Perceived affordances and postures for lifting in child care

Childcare work appears to be full of the physical and mental risk factors frequently associated with chronic exertion leading to injury of the musculoskeletal system. The purpose of this study was to examine the affordances and mechanics for lifting a child, and to associate those mechanics with physical demands reports provided by experienced childcare workers. Participants perceived a smaller safe reaching distance to a child compared to a conventional handling target, despite the identical load and similar load distribution. This difference may reflect the influence of coupling (suitcase had ‘good' coupling, child manikin had ‘poor' coupling), or an increased concern for the safety of the child over the suitcase. While lifting at a smaller affordant distance could contribute to decreasing spinal loading from reactive moments, the greater trunk and knee flexions observed in child lifting may be contributing to childcare workers' musculoskeletal discomfort and injury in those regions.

Source: Doan, Jon, Awosoga, Olu, Provost, Trishell, Blinch, Jarrod, & Hudson, Jessica. (2017). Theoretical Issues in Ergonomics Science.
http://dx.doi.org/10.1080/1463922X.2016.1214986

A Study of the Prevalence of Musculoskeletal Disorders in Surgeons Performing Minimally Invasive Surgery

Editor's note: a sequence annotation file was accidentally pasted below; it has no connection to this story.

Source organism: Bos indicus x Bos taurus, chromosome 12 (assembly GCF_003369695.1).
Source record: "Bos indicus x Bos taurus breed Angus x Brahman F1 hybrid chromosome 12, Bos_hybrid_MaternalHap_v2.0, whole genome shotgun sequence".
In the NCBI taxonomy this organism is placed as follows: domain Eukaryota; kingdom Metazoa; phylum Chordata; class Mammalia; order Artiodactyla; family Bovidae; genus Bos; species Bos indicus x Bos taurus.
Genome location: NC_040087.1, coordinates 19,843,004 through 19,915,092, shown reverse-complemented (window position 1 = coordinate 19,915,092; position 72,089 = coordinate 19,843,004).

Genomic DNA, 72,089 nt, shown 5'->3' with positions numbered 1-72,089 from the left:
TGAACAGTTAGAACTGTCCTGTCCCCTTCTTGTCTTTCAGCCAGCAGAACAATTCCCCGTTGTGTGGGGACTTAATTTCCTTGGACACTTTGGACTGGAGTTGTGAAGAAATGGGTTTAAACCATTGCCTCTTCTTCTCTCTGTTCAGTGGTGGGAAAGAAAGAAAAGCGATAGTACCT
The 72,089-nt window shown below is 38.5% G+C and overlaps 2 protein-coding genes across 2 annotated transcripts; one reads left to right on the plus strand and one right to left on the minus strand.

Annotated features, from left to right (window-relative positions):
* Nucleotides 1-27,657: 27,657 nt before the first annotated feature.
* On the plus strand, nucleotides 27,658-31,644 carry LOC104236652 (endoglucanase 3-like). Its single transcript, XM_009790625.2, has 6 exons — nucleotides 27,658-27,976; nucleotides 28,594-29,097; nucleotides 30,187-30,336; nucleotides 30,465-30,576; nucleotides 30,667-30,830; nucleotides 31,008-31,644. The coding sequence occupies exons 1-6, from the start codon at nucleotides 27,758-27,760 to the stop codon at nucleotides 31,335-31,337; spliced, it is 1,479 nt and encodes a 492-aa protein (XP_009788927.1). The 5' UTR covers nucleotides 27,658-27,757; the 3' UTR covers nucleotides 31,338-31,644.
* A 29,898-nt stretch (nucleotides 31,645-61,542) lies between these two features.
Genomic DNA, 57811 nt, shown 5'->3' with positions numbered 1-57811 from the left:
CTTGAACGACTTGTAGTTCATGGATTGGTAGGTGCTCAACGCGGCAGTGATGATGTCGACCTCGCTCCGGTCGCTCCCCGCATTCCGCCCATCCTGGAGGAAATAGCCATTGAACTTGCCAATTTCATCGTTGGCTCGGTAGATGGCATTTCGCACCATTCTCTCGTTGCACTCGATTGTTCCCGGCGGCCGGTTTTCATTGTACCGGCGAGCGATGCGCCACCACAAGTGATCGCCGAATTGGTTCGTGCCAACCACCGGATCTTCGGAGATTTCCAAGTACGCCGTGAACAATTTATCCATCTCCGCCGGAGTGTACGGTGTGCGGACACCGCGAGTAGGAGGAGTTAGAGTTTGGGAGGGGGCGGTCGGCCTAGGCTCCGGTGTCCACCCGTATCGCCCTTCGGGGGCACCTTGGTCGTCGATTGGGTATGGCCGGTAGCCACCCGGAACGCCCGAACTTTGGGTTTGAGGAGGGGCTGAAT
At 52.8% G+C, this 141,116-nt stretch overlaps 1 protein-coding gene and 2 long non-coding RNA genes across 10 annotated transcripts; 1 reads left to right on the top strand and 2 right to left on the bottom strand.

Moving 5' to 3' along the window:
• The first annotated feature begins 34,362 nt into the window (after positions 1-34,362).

Introduction: Minimally invasive surgery (MIS) has shown significant benefits for patients and healthcare systems. However, due to the poor ergonomic adaptation of operating rooms and surgical instruments, most surgeons suffer from pain caused by musculoskeletal disorders (MSDs).
Methods: A descriptive survey on MIS surgeons working on different surgical specialties has been carried out in Hospital Valdecilla (Spain). The aim is to determine the prevalence of MSDs by using a personal interview and the standardized Nordic questionnaire (SNQ). The study determines the prevalence of MSDs in different parts of the body and their relationship with epidemiological and labor variables. A questionnaire was filled out by 129 surgeons.
Results: 90% of surgeons reported MSDs. The higher prevalence appears in the most experienced surgeons. The most affected zones are the lower back (54%), neck (51%), upper back (44%), lower extremities (42%), right shoulder (29%) and right hand (28%).
Conclusions: The prevalence of MSDs is higher in MIS surgeons than in any other occupational group. The most vulnerable group is experienced surgeons and there is a potential risk that symptoms will be increased in the future. Muscle strength is revealed as a protective factor against MSDs.

Source: Gutierrez-Diez, M. C., Benito-Gonzalez, M. A., Sancibrian, R., Gandarillas-Gonzalez, M. A., Redondo-Figuero, C., & Manuel-Palazuelos, J. C. (2017). International Journal of Occupational Safety and Ergonomics, 1-19.
http://dx.doi.org/10.1080/10803548.2017.1337682